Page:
Being a home health care nurse is especially rewarding and unique because it provides the opportunity for close ongoing interpersonal connections with your patients and their families. It’s a meaningful connection that is exclusive to home health care. As a nursing student, I had the ability to shadow a home health care nurse. I initially thought it would be exactly like inpatient-setting nursing. You perform the head to toe assessments, chart your actions, and administer medications. I was very wrong. When the home health nurse arrived at the patient's home, I could see there was a deep relationship there. The dynamics were nothing like the inpatient-setting. The relationship was filled with familiarity and admiration. The nurse knew the patient's need before he could even ask. She wasn't just a nurse to him. They were friends. They shared intimate moments and valued each other. They joked around, and she educated him with each assessment. It wasn't just about nursing. It was about the relationship itself. He trusted her wholeheartedly, and she respected that relationship. I had never seen anything like it, and haven't since then.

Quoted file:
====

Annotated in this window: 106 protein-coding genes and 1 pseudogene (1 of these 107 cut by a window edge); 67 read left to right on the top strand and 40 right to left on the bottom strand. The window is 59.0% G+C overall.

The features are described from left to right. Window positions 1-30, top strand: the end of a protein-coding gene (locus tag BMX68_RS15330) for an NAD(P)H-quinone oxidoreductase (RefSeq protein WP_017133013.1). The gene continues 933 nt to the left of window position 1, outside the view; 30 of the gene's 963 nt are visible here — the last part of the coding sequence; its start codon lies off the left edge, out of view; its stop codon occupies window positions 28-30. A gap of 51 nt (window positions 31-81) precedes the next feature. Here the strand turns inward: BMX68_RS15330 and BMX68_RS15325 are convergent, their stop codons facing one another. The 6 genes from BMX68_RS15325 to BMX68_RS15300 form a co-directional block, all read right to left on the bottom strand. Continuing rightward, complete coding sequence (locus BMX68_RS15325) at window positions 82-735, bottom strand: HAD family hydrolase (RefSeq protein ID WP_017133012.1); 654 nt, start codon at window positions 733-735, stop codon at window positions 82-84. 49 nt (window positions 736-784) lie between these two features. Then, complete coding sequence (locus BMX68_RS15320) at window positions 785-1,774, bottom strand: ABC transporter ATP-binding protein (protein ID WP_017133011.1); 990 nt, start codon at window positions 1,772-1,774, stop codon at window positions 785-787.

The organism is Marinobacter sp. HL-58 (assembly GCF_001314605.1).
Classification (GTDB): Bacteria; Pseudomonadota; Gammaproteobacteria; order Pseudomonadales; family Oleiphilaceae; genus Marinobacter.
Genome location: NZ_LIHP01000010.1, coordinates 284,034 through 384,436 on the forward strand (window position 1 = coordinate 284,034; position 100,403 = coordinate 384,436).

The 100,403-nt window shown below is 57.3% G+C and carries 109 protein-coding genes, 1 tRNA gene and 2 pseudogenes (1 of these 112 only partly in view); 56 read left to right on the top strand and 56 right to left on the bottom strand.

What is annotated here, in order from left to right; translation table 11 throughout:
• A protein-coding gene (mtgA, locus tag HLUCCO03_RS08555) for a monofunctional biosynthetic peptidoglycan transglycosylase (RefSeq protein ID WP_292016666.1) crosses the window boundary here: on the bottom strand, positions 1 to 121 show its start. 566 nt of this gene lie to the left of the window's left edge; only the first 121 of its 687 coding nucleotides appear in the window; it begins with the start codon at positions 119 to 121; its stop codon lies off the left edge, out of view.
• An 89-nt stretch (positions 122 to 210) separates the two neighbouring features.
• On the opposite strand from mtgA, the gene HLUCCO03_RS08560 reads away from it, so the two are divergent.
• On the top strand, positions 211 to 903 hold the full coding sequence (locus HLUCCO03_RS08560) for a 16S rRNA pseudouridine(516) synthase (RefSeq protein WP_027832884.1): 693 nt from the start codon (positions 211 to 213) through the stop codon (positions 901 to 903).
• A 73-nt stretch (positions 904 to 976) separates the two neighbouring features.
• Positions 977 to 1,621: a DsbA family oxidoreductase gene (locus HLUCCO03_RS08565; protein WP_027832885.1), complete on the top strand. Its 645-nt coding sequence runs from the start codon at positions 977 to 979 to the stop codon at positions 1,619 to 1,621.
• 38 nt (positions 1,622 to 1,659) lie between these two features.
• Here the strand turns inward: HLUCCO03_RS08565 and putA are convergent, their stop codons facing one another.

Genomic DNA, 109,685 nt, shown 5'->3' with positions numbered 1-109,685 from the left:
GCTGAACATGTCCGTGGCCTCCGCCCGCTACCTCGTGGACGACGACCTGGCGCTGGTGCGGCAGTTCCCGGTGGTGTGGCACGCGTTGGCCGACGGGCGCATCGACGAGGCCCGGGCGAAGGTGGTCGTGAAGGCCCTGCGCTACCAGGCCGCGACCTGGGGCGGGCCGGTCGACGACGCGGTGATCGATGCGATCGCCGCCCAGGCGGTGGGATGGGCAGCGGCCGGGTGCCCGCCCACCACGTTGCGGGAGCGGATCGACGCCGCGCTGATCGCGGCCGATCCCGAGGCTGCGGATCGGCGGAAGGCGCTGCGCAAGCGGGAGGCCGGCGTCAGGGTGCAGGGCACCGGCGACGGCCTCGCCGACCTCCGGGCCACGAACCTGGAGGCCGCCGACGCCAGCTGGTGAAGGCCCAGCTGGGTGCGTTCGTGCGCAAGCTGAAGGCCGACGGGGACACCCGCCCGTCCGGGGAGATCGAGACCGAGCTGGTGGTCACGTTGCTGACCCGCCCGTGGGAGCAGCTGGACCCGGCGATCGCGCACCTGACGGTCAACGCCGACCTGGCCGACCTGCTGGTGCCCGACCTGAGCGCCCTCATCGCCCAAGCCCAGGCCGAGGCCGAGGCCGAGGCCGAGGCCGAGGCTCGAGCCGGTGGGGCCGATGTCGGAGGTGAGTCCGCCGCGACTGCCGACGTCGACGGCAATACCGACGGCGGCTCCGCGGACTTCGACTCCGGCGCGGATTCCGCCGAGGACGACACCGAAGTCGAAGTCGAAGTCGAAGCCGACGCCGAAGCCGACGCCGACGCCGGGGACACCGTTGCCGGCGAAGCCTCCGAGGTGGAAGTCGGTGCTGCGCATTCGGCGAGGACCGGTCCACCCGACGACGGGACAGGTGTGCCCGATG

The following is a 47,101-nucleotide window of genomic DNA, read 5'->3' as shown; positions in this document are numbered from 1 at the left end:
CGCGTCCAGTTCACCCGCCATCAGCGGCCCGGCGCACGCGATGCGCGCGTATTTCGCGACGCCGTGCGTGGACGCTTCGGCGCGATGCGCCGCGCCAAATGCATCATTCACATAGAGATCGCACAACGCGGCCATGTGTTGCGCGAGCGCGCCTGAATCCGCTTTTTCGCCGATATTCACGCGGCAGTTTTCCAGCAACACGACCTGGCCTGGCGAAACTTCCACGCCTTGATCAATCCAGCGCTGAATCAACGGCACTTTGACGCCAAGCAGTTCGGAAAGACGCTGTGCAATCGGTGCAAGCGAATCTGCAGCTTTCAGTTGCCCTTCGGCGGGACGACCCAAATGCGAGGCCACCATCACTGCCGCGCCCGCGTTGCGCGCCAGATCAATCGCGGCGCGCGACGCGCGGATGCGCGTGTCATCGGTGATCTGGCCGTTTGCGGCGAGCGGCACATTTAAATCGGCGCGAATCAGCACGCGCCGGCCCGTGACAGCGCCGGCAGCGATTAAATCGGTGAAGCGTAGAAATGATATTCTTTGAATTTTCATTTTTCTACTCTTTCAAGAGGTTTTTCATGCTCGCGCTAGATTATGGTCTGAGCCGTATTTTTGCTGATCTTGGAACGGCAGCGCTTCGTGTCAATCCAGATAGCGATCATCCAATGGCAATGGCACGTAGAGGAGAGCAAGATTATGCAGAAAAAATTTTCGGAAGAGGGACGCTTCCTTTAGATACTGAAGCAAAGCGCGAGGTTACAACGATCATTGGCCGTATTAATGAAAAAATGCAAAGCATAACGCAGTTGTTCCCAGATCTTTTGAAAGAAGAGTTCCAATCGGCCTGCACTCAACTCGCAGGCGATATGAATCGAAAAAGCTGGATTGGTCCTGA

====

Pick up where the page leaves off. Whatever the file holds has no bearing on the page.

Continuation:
To all the nurses out there, you should be feeling appreciated every day, not just during Nurses Week. Or, if you’re not working full-time and aren’t getting what you need from your employer, you should be looking into other employment options. That’s why I’m partnering with BAYADA Home Health Care this Nurses Week – because BAYADA puts their nurses first. BAYADA Home Health Care values its employees by offering competitive compensation and benefits, including ongoing education and leadership opportunities, and much more. The company is grounded in what is referred to as “The BAYADA Way,” which is rooted in the belief that clients come first, employees are the company’s greatest asset, and everyone should be treated with compassion, excellence, and reliability.